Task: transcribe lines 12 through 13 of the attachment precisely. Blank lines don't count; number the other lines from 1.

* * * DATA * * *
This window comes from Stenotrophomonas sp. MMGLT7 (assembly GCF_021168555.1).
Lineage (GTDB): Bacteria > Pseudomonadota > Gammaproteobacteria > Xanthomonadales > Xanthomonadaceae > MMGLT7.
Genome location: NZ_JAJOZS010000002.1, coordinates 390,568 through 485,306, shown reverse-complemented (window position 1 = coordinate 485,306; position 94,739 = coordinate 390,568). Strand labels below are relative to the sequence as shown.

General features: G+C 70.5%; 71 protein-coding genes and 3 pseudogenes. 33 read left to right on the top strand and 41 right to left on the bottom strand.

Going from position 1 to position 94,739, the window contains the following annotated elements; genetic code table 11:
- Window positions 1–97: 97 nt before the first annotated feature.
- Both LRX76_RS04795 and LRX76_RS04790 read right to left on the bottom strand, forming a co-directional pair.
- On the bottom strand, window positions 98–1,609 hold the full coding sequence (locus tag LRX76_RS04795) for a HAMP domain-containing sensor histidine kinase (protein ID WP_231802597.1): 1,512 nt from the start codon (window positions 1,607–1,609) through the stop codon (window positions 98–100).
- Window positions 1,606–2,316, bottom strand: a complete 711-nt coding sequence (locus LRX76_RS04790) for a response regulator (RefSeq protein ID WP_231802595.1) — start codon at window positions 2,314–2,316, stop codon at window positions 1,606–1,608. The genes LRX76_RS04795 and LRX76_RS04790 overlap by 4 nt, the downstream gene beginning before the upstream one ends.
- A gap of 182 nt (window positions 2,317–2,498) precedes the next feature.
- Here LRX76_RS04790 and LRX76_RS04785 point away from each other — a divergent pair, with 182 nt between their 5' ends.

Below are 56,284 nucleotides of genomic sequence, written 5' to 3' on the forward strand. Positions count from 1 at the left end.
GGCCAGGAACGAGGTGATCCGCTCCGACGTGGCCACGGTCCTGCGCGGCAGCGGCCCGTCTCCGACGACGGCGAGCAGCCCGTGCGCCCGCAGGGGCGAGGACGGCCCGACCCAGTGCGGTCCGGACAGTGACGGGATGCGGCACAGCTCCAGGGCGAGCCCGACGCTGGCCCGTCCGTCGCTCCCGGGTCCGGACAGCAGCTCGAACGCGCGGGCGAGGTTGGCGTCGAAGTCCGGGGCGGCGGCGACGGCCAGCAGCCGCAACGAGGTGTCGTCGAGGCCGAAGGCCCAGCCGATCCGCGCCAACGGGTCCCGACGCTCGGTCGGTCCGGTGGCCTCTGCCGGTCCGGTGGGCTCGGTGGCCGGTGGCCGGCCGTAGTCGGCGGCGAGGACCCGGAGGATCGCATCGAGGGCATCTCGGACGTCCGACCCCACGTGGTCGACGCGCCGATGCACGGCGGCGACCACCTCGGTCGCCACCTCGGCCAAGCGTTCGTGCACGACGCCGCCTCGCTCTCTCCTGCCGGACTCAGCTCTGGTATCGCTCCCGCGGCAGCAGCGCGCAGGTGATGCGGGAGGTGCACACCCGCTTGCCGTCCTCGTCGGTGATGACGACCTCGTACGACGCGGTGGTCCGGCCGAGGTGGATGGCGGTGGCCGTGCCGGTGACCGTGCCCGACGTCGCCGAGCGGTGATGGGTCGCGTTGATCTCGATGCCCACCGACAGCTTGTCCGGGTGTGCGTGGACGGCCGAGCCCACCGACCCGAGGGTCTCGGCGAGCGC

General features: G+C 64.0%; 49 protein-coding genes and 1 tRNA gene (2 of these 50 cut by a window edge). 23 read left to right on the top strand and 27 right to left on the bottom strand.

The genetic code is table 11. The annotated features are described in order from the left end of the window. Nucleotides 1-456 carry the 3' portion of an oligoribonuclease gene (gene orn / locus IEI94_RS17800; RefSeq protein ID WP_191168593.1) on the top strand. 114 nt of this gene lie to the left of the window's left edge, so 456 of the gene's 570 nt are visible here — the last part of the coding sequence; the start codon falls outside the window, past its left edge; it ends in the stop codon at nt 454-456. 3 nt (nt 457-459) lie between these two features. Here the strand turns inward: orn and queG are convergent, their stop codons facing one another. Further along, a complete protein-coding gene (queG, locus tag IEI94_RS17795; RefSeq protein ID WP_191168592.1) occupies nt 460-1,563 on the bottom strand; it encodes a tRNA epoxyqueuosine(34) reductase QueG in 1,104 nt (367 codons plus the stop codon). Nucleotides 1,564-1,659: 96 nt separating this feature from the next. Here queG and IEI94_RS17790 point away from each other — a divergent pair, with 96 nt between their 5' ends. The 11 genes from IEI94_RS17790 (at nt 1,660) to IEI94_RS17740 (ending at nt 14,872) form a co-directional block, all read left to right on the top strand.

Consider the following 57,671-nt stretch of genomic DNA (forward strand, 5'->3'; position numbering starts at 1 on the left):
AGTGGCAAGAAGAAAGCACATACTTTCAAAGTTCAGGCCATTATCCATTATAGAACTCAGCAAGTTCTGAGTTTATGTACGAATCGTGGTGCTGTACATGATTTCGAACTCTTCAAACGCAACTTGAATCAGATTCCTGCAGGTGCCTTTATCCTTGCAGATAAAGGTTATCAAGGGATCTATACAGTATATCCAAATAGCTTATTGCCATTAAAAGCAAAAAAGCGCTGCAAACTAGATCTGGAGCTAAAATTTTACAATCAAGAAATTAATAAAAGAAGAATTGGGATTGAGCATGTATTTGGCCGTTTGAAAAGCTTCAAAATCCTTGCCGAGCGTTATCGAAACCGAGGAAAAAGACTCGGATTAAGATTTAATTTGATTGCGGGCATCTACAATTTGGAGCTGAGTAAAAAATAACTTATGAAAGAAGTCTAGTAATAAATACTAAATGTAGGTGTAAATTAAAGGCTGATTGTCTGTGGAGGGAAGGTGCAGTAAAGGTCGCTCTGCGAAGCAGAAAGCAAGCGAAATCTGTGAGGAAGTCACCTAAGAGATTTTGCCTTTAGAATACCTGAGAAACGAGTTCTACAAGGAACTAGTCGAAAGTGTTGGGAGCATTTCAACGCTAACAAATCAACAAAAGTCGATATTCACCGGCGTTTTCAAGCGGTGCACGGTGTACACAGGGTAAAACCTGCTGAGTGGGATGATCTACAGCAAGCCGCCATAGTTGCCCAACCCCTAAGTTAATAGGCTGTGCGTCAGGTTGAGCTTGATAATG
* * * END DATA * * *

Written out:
Below are 56,284 nucleotides of genomic sequence, written 5' to 3' on the forward strand. Positions count from 1 at the left end.
GGCCAGGAACGAGGTGATCCGCTCCGACGTGGCCACGGTCCTGCGCGGCAGCGGCCCGTCTCCGACGACGGCGAGCAGCCCGTGCGCCCGCAGGGGCGAGGACGGCCCGACCCAGTGCGGTCCGGACAGTGACGGGATGCGGCACAGCTCCAGGGCGAGCCCGACGCTGGCCCGTCCGTCGCTCCCGGGTCCGGACAGCAGCTCGAACGCGCGGGCGAGGTTGGCGTCGAAGTCCGGGGCGGCGGCGACGGCCAGCAGCCGCAACGAGGTGTCGTCGAGGCCGAAGGCCCAGCCGATCCGCGCCAACGGGTCCCGACGCTCGGTCGGTCCGGTGGCCTCTGCCGGTCCGGTGGGCTCGGTGGCCGGTGGCCGGCCGTAGTCGGCGGCGAGGACCCGGAGGATCGCATCGAGGGCATCTCGGACGTCCGACCCCACGTGGTCGACGCGCCGATGCACGGCGGCGACCACCTCGGTCGCCACCTCGGCCAAGCGTTCGTGCACGACGCCGCCTCGCTCTCTCCTGCCGGACTCAGCTCTGGTATCGCTCCCGCGGCAGCAGCGCGCAGGTGATGCGGGAGGTGCACACCCGCTTGCCGTCCTCGTCGGTGATGACGACCTCGTACGACGCGGTGGTCCGGCCGAGGTGGATGGCGGTGGCCGTGCCGGTGACCGTGCCCGACGTCGCCGAGCGGTGATGGGTCGCGTTGATCTCGATGCCCACCGACAGCTTGTCCGGGTGTGCGTGGACGGCCGAGCCCACCGACCCGAGGGTCTCGGCGAGCGC